Student rocket team wins at national competition

Student rocket team wins at national competition

RMIT's student-led rocket team have been notching up some big achievements, now they're officially among Australia's best.

The team, who call themselves HIVE, designed and built a rocket to fly just over 9km high and win this year's Australian Universities Rocket Competition: Thunda Down Under 2019.

They even successfully conducted a groundbreaking scientific experiment while up there.

HIVE Engineering Team Leader and PhD student James Kirby said the emotional win was just another step in the team's incredible journey.

"To prove our unique capability at RMIT to launch scientific payloads to 30,000ft using a fully reusable system is a huge step for the RMIT HIVE Rocket team but it's also just the beginning," he said.

"We aim to double its target altitude with each consecutive year while developing systems capable of launching past the Karman line at 100 km - the boundary of space."

Emotional team members watch the winning launch.

HIVE has been a huge success since it first launched onto the Australian rocketry scene in April 2018. Prior to this week's win at the main event, HIVE had won stages one and two of the competition.

Kirby said HIVE provided a valuable space for students to work together to solve complex challenges within an innovative and collaborative environment.

“Our aim for HIVE was to have a team that’s open across the university and combines the different skills of a diverse team. HIVE is not just about aerospace, it’s about bringing people together.”

Since June 2018, the team has launched six rockets, with each one getting larger and more complex.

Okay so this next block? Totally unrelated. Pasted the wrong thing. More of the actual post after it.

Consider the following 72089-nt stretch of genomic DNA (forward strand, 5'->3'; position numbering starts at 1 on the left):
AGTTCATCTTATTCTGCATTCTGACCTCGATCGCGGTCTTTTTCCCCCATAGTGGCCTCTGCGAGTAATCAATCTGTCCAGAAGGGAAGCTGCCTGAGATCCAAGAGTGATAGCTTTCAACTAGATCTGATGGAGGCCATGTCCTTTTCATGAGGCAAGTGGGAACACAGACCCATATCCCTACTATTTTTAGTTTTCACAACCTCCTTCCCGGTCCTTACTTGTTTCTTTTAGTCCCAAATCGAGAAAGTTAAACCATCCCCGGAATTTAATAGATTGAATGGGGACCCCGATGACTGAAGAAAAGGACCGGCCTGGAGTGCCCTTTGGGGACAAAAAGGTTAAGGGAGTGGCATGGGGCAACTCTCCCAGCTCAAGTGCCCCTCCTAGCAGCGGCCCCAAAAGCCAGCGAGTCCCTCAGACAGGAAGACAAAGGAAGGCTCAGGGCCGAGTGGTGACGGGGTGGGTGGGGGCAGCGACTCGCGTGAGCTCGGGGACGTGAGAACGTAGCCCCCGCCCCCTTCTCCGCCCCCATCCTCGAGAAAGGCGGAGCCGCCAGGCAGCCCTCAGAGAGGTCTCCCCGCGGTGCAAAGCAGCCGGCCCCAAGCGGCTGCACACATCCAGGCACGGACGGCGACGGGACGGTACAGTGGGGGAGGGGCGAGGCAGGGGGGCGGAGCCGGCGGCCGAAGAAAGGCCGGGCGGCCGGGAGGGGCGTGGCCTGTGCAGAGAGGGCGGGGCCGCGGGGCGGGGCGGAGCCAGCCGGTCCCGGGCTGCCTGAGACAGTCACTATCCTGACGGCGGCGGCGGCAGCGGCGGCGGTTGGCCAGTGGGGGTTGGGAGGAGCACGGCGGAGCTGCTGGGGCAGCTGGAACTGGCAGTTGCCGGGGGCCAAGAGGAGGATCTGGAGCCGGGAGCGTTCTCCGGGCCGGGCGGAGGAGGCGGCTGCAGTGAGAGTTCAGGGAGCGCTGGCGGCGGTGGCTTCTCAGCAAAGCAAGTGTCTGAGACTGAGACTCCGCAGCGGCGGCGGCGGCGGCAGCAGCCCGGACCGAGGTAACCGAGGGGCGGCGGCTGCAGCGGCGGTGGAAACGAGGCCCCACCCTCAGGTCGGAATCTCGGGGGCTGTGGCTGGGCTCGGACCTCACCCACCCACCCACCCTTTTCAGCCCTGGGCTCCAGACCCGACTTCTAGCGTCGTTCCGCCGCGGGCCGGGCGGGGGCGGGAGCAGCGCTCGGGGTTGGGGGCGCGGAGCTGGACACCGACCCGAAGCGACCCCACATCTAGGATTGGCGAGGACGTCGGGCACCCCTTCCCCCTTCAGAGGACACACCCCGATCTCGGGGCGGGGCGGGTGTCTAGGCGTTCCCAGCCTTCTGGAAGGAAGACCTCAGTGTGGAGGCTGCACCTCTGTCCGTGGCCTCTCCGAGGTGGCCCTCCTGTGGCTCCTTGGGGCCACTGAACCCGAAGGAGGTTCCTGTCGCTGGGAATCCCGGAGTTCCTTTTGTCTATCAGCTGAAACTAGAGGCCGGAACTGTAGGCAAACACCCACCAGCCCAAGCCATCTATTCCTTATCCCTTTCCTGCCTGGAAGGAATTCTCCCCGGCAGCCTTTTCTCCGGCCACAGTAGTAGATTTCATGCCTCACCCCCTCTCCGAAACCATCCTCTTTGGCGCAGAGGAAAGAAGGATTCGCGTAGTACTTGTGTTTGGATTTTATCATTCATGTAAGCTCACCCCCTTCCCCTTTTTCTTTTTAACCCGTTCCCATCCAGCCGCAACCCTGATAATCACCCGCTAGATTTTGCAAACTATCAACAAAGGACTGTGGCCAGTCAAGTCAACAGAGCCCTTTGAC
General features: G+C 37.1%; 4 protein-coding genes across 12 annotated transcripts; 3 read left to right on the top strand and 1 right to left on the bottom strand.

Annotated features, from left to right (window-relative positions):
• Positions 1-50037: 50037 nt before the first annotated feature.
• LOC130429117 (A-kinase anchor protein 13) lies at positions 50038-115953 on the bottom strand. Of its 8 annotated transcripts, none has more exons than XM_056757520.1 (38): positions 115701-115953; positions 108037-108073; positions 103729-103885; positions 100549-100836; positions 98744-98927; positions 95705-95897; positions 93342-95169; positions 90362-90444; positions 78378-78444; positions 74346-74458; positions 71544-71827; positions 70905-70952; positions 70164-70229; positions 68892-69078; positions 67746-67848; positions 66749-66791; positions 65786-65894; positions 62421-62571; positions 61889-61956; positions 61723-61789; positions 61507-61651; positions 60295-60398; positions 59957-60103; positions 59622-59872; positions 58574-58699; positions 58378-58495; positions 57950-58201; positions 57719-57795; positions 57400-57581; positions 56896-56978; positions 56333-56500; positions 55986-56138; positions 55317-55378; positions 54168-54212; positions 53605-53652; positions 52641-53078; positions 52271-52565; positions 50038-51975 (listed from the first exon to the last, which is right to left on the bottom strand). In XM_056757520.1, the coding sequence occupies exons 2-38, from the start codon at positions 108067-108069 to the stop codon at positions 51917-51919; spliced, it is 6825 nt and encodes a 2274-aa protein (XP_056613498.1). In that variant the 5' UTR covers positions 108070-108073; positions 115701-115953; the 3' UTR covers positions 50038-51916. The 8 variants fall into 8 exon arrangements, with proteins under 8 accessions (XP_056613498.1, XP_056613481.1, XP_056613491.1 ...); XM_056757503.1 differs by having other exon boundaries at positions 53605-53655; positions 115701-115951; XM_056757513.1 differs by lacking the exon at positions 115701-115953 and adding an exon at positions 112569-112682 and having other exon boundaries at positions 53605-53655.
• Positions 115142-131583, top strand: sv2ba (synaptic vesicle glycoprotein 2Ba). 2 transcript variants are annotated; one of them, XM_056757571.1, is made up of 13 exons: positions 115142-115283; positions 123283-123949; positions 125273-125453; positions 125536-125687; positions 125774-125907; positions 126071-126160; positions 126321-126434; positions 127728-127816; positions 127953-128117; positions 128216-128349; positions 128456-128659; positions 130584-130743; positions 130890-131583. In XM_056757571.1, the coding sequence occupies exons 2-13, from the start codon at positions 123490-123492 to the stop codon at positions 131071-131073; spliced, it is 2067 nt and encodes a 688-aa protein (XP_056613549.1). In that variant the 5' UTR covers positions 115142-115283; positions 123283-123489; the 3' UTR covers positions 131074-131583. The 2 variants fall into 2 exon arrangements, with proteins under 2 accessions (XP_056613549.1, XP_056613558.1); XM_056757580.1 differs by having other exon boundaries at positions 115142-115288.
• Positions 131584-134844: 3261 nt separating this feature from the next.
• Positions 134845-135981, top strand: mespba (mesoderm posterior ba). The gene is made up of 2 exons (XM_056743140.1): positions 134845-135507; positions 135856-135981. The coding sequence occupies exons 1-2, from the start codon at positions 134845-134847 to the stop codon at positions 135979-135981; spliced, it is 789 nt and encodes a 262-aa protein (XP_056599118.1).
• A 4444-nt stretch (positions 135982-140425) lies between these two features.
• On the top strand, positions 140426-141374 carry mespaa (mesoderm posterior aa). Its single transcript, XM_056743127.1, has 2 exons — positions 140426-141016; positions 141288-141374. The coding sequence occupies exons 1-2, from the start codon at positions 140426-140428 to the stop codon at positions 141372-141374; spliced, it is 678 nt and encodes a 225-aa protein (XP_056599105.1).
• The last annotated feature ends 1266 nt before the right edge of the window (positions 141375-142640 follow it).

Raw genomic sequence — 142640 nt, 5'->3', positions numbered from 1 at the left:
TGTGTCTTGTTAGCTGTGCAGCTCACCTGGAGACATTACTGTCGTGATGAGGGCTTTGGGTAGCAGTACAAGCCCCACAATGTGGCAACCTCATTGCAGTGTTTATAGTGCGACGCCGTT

“The feeling of a successful launch is just incredible,” Kirby said. 

Rockets in the competition, held in the skies over Queensland, were required to achieve an altitude as close as possible to the target – with penalties imposed for over or undershooting the altitude goal.

HIVE won the 30,000ft category, or just over 9km.

The competition also required teams to design and build a novel and innovative scientific experiment to be carried to the specified altitude.

HIVE successfully delivered an exciting microgravity experiment which tracked the behaviour of magnetic fluids in microgravity, which could significantly increase a satellite’s longevity when used in a small satellite propulsion system.

Overall, students were scored on their preliminary design, the quality and innovation of their manufactured rocket, the rocket launch trajectory and the safe and accurate recovery.

RMIT's student-led HIVE rocket team, now officially among Australia's best.

The Sir Lawrence Wackett Centre, RMIT's Aerospace and Defence flagship, supported HIVE in their preparation for the competition.

Centre Director Professor Michelle Gee said RMIT is in an excellent position to become a world leader in supporting the transformational growth of industries such as Aerospace and Defence.

“What RMIT aerospace and defence research and HIVE are doing is fantastic.”

“Across the University we are delighted to be able to offer a wealth of expertise across Aerospace and Defence, including artificial intelligence, innovative space systems, and advanced materials and manufacturing.”

Advisors from Boeing and BAE Systems have guided the team in developing robust engineering processes and technical documentation, and mentors from the Victorian Government have assisted in shaping HIVE’s strategic plan.

Kirby said the industry mentors had helped shape the project and made this success possible.

"Through these collaborations and partnerships the HIVE student team has had the opportunity to implement industry standard design and review processes - and to learn directly from experts in their fields," he said. 

"We'd like to thank all our supporters so much for coming on this incredible journey with us."

Story: Jasmijn van Houten and Michael Quin 

24 April 2019

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24 April 2019

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  • Aerospace & Aviation
  • Student experience
  • Science and technology
  • Industry
  • Defence

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